You can download a copy of the full resolution here: CAG Resolution_Single Use Plastic Bags_180327

The Gowanus Canal Community Advisory Group’s Land Use Committee met on Tuesday, February 6, 2018, in the offices of the Gowanus Canal Conservancy at 543 Union Street.

Committee Members present:

David Briggs
Katia Kelly
Louis Kleinman
Hildegaard Link
Andrea Parker
Peter Reich
Maryann Young
Sue Wolfe

Item 1

The CB6 amendment to its conditional approval of the CSO facility ULURP application.

Action

Dave will circulate it to the committee.

Item 2

Resolution regarding a community-visioning process for the north end of the canal that addresses the following: CSO facility siting, DCP zoning framework, adverse impacts of project, coal tar remediation below Thomas Greene Park pool, possible siting of CSO facility in park if properties are not acquired by April 2020, and future disposition of Eastern Effects site.

Action

Dave will draft resolution for discussion.

Item 3

Andrea noted that as per updated communications plan resolutions are to be distributed by committees.

Action

Dave will reach out to Doug to see if he is still distributing resolutions.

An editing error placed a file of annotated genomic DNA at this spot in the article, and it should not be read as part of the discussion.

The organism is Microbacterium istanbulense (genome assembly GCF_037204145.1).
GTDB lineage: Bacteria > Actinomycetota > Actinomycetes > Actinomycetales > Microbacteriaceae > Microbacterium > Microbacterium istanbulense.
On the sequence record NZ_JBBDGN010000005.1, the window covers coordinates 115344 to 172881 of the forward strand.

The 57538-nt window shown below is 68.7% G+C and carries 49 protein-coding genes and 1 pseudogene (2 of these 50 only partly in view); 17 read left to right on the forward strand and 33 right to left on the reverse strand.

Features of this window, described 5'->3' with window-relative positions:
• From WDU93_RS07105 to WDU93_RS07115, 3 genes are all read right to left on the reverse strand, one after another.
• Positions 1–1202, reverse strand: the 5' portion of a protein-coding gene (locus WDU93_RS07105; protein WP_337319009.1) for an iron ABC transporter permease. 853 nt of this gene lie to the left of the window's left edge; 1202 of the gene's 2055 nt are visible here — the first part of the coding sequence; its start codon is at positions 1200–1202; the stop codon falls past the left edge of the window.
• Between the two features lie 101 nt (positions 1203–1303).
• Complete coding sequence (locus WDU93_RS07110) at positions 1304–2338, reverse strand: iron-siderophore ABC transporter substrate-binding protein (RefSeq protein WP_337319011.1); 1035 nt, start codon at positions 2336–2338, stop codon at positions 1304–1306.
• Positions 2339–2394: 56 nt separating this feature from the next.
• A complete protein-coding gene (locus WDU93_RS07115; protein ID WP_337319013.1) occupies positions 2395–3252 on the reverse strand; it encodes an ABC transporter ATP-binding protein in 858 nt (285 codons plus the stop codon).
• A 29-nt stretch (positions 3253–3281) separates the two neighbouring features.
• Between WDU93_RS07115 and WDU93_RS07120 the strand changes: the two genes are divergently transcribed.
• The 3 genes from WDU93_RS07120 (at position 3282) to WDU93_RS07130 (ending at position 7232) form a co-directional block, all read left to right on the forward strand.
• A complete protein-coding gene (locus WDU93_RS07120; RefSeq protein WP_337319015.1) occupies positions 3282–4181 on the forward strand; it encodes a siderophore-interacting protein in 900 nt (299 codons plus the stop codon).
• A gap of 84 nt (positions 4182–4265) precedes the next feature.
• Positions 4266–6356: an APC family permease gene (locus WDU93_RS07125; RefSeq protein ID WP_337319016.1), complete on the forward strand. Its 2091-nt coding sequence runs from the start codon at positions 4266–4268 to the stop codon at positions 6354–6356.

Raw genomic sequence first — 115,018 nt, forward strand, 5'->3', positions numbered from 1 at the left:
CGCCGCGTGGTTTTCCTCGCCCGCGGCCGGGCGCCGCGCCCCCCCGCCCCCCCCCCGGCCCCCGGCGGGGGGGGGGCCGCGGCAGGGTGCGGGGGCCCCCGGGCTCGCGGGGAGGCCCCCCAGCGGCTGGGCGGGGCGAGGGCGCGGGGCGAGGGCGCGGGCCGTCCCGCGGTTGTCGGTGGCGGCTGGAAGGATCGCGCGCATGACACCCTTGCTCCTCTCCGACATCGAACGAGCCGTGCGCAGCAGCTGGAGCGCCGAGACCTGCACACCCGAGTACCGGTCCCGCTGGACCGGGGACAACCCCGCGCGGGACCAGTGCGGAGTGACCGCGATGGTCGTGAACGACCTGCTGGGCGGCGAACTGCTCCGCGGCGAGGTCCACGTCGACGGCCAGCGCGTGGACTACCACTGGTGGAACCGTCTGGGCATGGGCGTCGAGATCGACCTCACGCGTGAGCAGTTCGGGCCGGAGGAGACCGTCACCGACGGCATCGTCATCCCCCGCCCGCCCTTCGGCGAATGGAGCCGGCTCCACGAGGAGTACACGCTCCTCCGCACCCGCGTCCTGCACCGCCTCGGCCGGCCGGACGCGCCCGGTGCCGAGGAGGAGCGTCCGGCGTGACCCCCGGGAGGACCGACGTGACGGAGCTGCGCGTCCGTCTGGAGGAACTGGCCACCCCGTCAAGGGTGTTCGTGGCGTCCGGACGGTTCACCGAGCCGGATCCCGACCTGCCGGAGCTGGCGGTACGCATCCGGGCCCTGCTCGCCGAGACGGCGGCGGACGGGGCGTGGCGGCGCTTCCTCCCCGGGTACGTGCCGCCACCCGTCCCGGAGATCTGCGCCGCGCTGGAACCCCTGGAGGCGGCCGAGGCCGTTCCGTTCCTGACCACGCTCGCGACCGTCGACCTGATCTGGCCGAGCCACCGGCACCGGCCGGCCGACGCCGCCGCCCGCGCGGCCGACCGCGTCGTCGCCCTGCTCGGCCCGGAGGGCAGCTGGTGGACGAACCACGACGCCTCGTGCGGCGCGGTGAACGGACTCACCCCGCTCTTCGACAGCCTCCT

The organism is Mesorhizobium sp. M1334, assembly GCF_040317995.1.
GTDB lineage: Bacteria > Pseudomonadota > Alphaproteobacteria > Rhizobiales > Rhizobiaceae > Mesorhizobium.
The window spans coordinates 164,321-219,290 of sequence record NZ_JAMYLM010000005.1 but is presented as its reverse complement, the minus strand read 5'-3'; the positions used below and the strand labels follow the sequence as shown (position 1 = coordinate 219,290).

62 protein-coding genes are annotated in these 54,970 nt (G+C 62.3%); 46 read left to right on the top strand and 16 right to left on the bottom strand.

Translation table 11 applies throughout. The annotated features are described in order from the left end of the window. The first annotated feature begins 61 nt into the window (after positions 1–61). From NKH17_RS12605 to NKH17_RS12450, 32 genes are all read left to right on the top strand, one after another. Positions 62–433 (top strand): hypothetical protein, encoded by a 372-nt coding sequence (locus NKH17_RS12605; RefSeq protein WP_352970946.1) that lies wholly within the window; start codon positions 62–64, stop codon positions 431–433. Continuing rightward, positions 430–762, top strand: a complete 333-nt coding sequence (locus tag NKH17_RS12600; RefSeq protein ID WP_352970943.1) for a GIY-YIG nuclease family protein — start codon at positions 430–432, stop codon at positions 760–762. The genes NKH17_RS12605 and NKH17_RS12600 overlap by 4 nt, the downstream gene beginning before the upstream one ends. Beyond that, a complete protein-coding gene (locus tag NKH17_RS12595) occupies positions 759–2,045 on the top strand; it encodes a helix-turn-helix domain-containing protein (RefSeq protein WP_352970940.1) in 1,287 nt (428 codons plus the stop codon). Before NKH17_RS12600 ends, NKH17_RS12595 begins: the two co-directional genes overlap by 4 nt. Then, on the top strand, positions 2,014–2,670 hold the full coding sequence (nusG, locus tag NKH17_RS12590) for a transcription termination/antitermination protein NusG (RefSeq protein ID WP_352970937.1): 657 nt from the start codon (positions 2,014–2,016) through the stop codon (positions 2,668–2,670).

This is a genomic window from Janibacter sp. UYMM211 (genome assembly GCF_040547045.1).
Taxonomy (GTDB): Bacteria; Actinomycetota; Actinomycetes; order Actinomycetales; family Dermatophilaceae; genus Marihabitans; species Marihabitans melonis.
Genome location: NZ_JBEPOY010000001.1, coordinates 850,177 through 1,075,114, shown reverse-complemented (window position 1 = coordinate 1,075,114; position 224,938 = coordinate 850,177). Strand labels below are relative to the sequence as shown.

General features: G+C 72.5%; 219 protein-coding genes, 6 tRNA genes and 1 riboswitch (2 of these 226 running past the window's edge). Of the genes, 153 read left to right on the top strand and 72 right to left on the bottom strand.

Gowanus Canal CAG Meeting
Tuesday, January 23, 2018
Mary Star of the Sea Senior Apartments, 41 1st Street

Announcements:

Doug Sarno opened the meeting at 6:35 p.m.

Dan Wiley announced that Congresswoman Velázquez, who has multiple Superfund sites in her district, is introducing a bill in Congress and wants support of constituent groups. The term Superfund comes from a fund raised from a tax on chemical and oil companies to pay for orphaned sites where no responsible party is available to conduct the cleanup. That tax stopped in 1985, and the fund monies ran out in 2003. This act would reinstate the tax to create funds to address sites where funds are not available. The bill will also help businesses that need to relocate as a result of Superfund, and provide tax deductions and Small Business Administration and economic-injury loans to affected parties.

Project Updates

Christos Tsiamis, Remedial Project Manager for EPA, presented the updates:

The 4th Street Basin Pilot Project

Work has not started yet due to a number of issues. We did not expect difficulty installing the bulkheads, but there were surprises at the site that prevent bulkheads from being installed which precludes work. The location selected has issues because there’s a building on the south side across from Whole Foods in bad structural shape and very close to the canal. When the contractor began hammering the bulkhead in, the building cracks were exacerbated. On the Whole Foods side there is an old bulkhead with new soil placed behind it. When new soil is put there it must be compacted so it is strong enough to support everything. Compaction is not always done at the level needed and we see displacement of the pavers and in the soil closer to the Canal.